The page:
About This Project
The purpose of this project is to provide new insights on the roles of typhoons in affecting the diversity and populations of butterflies in the country. The project will involve data collection and documentation of species loss and replacement between sites in a before and after typhoon analysis. Since this will be the first research project incorporating typhoons on animal populations, the data will be useful in long-term analysis and biological prediction in the Philippines.
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What is the context of this research?
The proposed research is also a follow-up of my M.S. fieldwork in 2012 wherein I studied the effects of anthropogenic land use on the distribution of butterflies in Negros Oriental. I was able to document the distribution of 131 species of butterflies, and I also noticed during my fieldwork, some species of butterflies were listed only after a major storm had passed the island. That observation triggered me to further investigate the typhoons in the country and how they would affect the diversity and population biology of butterflies on Negros Island.
What is the significance of this project?
Butterflies play a significant role in the typical terrestrial ecosystem as larval, pupal, and adult food sources for insectivorous birds and lizards. Maintaining the biodiversity of butterflies will contribute to the conservation and preservation of the over-all biodiversity of both parks in Negros Island. Butterfly eggs, larvae, and pupae are also significant to the life cycle of parasitic wasps, and the latter are important as biological control agents for pest species in agricultural areas of the Philippine islands. Butterflies are excellent pollinators (second only to bees) for most flowering plants. Thus increased butterfly abundance and biodiversity will help local farm production, including many fruits and vegetables which are largely dependent on butterflies as pollinators.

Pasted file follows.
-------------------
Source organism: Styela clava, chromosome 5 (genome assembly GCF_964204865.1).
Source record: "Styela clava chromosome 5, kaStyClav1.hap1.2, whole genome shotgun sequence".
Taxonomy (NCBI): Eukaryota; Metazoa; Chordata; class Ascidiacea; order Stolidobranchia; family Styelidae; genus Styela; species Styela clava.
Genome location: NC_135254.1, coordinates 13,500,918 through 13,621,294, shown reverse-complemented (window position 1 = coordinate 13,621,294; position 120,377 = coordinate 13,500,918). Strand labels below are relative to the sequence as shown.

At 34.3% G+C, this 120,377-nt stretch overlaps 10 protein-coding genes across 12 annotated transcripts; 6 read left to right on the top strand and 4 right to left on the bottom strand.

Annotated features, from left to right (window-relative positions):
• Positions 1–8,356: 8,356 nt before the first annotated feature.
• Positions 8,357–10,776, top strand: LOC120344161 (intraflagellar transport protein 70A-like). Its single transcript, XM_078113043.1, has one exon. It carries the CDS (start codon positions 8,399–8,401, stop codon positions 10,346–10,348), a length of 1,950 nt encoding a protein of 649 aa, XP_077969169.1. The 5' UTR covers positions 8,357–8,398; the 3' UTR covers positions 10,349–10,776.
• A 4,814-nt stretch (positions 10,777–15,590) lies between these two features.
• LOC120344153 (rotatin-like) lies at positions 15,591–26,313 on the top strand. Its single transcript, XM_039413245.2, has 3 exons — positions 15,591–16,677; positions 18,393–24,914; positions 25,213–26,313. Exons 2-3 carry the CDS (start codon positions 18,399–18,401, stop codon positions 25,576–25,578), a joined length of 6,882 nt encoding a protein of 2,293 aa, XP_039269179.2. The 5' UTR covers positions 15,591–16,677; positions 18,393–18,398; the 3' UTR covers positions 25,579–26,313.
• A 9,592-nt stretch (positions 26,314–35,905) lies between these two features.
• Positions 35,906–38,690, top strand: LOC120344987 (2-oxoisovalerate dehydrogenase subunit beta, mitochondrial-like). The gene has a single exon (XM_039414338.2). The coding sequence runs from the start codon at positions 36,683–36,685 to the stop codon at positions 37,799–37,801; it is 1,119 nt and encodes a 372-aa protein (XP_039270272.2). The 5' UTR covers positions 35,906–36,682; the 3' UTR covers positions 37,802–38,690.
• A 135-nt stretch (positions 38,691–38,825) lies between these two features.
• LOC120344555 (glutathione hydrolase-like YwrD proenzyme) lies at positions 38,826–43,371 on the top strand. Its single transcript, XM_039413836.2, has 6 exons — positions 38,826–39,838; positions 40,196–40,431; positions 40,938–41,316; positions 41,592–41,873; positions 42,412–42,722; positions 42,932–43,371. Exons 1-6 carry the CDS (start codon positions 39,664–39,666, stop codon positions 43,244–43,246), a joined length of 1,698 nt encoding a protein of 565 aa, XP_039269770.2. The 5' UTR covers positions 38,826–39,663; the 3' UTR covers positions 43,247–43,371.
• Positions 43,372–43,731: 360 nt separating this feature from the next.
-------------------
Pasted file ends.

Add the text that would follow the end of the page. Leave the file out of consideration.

What are the goals of the project?
Our goal is to analyze the population of butterflies on a pre and post typhoon sampling on various landscapes (urban, suburban, forest) across the island.
I was able to train more than 20 field assistants (local students and people) to participate in my research and also educate on the importance of butterflies in the environment. My research project started on May 2016 and we are expected to end on June 2017.
Meet the Team
Jade Aster T. Badon
Jade Aster T. Badon, B.S., M.S. is a Ph.D. student in the Department of Entomology and Nematology, University of Florida, USA. He also works as Graduate Research Assistant at the McGuire Center for Lepidoptera and Biodiversity and assists in curation of butterfly specimens collected from Africa, Asia, and Australia. Jade has described new butterfly taxa and published new discoveries in scientific journals. He was born on Negros island and conducted several expeditions while growing up. He conducted his Master’s research on Negros island in 2012 and pursued his doctoral research on the same island. Jade’s research focuses on the population biology and ecology of Philippine butterflies.
Jade Badon is also a National Geographic Young Explorer Awardee.
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